Specialty retailer files for bankruptcy—again; looks for rent breaks
A footwear chain specializing in comfort shoes has filed for Chapter 11 protection for the second time in about 10 years.
The Walking Company Holdings Inc. filed for bankruptcy in the U.S. Bankruptcy Court in Delaware. It already had agreed to the terms of a Chapter 11 plan with its key creditors.
The retailer, which operates 208 stores, said that negotiations with its major landlords are already underway which will allow the company “to rationalize its lease portfolio of mall-based stores, bringing it in line with current market rents.”
Walking Company said its controlling shareholders have committed to $10 million equity investment, and it has obtained debtor-in-possession (DIP) financing from it lender, Wells Fargo Bank, for up to $50 million. Wells Fargo will provide “exit” financing that, in addition to the company’s ongoing cash from operations, will allow The Walking Company to move forward “as a substantially stronger company.”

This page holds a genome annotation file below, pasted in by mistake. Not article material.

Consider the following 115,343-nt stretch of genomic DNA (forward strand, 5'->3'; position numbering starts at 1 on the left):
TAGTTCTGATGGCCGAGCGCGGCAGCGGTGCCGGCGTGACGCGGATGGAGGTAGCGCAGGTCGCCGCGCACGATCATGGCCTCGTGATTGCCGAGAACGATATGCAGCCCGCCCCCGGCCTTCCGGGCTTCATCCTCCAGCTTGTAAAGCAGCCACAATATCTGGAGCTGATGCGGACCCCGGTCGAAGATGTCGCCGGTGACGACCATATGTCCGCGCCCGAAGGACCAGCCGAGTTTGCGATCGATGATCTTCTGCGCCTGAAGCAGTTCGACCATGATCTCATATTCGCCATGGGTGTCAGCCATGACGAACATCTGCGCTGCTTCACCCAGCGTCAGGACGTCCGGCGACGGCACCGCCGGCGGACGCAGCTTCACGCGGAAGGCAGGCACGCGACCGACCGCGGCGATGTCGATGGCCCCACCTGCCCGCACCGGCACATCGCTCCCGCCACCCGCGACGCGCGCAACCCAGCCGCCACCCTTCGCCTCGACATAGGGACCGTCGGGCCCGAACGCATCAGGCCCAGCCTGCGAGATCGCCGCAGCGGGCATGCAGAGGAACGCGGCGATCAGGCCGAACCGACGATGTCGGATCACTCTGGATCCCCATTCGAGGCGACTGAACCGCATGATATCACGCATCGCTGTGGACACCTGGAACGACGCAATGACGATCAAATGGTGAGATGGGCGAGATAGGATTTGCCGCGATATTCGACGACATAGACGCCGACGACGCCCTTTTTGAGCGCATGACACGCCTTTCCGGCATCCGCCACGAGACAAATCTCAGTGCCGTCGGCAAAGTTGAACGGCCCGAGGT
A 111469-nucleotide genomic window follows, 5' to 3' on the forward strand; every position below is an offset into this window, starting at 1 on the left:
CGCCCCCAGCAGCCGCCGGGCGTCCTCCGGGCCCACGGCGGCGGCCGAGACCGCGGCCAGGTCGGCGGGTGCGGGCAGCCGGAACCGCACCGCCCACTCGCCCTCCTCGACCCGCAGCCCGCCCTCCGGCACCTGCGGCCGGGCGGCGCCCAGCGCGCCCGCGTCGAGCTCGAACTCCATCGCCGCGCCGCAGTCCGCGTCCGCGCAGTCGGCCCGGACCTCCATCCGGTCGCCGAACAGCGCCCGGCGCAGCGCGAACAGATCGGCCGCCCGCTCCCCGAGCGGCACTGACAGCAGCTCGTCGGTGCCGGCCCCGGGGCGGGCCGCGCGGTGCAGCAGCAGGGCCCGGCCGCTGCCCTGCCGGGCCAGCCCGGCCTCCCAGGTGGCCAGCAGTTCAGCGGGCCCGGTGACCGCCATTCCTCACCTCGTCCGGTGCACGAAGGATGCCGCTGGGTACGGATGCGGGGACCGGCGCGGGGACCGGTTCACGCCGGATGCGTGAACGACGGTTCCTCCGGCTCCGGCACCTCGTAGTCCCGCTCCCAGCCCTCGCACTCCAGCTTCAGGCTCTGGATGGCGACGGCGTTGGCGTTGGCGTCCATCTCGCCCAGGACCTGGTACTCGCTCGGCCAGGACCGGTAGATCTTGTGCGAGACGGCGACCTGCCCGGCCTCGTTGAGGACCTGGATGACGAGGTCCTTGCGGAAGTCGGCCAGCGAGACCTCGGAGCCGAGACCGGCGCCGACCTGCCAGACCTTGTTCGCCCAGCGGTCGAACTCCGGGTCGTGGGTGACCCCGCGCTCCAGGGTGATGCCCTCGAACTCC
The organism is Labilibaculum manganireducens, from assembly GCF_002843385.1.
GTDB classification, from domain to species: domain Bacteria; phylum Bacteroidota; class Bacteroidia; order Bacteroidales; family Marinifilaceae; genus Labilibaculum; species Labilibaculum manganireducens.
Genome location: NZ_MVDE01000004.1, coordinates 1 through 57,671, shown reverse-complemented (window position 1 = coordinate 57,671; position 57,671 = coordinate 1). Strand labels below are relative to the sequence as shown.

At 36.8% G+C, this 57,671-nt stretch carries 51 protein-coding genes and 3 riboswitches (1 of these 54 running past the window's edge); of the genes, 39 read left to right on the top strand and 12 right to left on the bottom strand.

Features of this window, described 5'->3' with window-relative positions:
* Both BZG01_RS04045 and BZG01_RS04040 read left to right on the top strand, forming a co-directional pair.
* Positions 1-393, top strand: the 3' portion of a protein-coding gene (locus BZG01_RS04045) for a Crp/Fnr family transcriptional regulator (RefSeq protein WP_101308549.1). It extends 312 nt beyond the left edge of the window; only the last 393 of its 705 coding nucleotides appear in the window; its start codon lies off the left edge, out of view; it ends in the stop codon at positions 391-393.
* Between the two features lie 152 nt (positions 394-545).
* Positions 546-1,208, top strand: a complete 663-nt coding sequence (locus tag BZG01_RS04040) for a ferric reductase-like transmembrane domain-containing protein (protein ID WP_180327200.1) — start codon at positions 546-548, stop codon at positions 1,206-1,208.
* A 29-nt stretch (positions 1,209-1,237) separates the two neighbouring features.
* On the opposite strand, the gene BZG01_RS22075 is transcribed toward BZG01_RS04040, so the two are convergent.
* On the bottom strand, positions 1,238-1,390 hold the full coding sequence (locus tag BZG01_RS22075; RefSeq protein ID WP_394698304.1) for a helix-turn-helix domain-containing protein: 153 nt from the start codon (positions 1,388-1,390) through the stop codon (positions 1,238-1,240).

“This recap is the final step in transforming The Walking Company into a more vertically integrated, omnichannel retailer that can not only survive but thrive in the current retail environment,” said CEO Andrew Feshbach. “The Walking Company has been very successful in developing its ABEO brand, which we have integrated with the sale of other leading comfort footwear brands from around the world. We also have made great progress in integrating our mall-based chain with our other channels of distribution, including Internet, wholesale sales to independent comfort shoe retailers, and international expansion.”
Walking Co. cited the loss of a contract from its largest vendor, Deckers Outdoor Corp., makers of UGGs, as among the reasons for recent troubles.
“As a result of the difficult environment for store-based retailing in 2017, Walking Co. could not replace the lost UGG sales fast enough,” Feshbach said in a court declaration.
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